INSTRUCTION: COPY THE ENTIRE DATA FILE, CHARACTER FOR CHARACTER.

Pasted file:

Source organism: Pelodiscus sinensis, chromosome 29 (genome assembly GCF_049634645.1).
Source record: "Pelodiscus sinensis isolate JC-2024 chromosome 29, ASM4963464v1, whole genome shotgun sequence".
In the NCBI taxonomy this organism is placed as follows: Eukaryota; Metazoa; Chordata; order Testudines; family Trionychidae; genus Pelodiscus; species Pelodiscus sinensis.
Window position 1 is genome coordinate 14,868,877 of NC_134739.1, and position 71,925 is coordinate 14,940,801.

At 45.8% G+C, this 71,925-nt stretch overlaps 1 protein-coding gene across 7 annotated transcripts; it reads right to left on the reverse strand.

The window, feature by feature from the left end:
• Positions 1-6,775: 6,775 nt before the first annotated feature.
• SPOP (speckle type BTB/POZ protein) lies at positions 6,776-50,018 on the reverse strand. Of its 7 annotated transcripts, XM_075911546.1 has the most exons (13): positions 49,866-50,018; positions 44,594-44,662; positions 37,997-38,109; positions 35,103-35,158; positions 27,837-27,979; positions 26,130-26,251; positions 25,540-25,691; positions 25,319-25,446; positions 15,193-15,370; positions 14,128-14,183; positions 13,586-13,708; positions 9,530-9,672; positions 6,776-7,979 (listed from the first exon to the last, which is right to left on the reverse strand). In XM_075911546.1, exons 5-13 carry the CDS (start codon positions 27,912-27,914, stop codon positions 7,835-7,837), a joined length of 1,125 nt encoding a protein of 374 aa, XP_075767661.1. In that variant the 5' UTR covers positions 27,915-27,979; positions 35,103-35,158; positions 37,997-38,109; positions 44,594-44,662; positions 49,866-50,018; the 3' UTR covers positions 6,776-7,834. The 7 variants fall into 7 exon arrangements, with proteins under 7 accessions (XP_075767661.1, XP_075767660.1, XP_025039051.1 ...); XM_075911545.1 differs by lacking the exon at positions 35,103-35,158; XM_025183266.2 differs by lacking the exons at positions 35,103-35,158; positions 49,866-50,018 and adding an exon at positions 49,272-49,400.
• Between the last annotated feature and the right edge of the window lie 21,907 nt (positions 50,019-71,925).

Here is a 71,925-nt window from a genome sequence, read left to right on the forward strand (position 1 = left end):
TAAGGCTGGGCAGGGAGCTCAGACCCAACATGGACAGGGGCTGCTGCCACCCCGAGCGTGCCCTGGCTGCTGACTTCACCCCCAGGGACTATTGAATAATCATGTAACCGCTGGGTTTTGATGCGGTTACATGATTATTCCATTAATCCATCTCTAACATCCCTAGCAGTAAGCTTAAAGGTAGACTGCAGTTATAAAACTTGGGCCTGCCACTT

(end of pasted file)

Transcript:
Source organism: Pelodiscus sinensis, chromosome 29 (genome assembly GCF_049634645.1).
Source record: "Pelodiscus sinensis isolate JC-2024 chromosome 29, ASM4963464v1, whole genome shotgun sequence".
In the NCBI taxonomy this organism is placed as follows: Eukaryota; Metazoa; Chordata; order Testudines; family Trionychidae; genus Pelodiscus; species Pelodiscus sinensis.
Window position 1 is genome coordinate 14,868,877 of NC_134739.1, and position 71,925 is coordinate 14,940,801.

At 45.8% G+C, this 71,925-nt stretch overlaps 1 protein-coding gene across 7 annotated transcripts; it reads right to left on the reverse strand.

The window, feature by feature from the left end:
• Positions 1-6,775: 6,775 nt before the first annotated feature.
• SPOP (speckle type BTB/POZ protein) lies at positions 6,776-50,018 on the reverse strand. Of its 7 annotated transcripts, XM_075911546.1 has the most exons (13): positions 49,866-50,018; positions 44,594-44,662; positions 37,997-38,109; positions 35,103-35,158; positions 27,837-27,979; positions 26,130-26,251; positions 25,540-25,691; positions 25,319-25,446; positions 15,193-15,370; positions 14,128-14,183; positions 13,586-13,708; positions 9,530-9,672; positions 6,776-7,979 (listed from the first exon to the last, which is right to left on the reverse strand). In XM_075911546.1, exons 5-13 carry the CDS (start codon positions 27,912-27,914, stop codon positions 7,835-7,837), a joined length of 1,125 nt encoding a protein of 374 aa, XP_075767661.1. In that variant the 5' UTR covers positions 27,915-27,979; positions 35,103-35,158; positions 37,997-38,109; positions 44,594-44,662; positions 49,866-50,018; the 3' UTR covers positions 6,776-7,834. The 7 variants fall into 7 exon arrangements, with proteins under 7 accessions (XP_075767661.1, XP_075767660.1, XP_025039051.1 ...); XM_075911545.1 differs by lacking the exon at positions 35,103-35,158; XM_025183266.2 differs by lacking the exons at positions 35,103-35,158; positions 49,866-50,018 and adding an exon at positions 49,272-49,400.
• Between the last annotated feature and the right edge of the window lie 21,907 nt (positions 50,019-71,925).

Here is a 71,925-nt window from a genome sequence, read left to right on the forward strand (position 1 = left end):
TAAGGCTGGGCAGGGAGCTCAGACCCAACATGGACAGGGGCTGCTGCCACCCCGAGCGTGCCCTGGCTGCTGACTTCACCCCCAGGGACTATTGAATAATCATGTAACCGCTGGGTTTTGATGCGGTTACATGATTATTCCATTAATCCATCTCTAACATCCCTAGCAGTAAGCTTAAAGGTAGACTGCAGTTATAAAACTTGGGCCTGCCACTT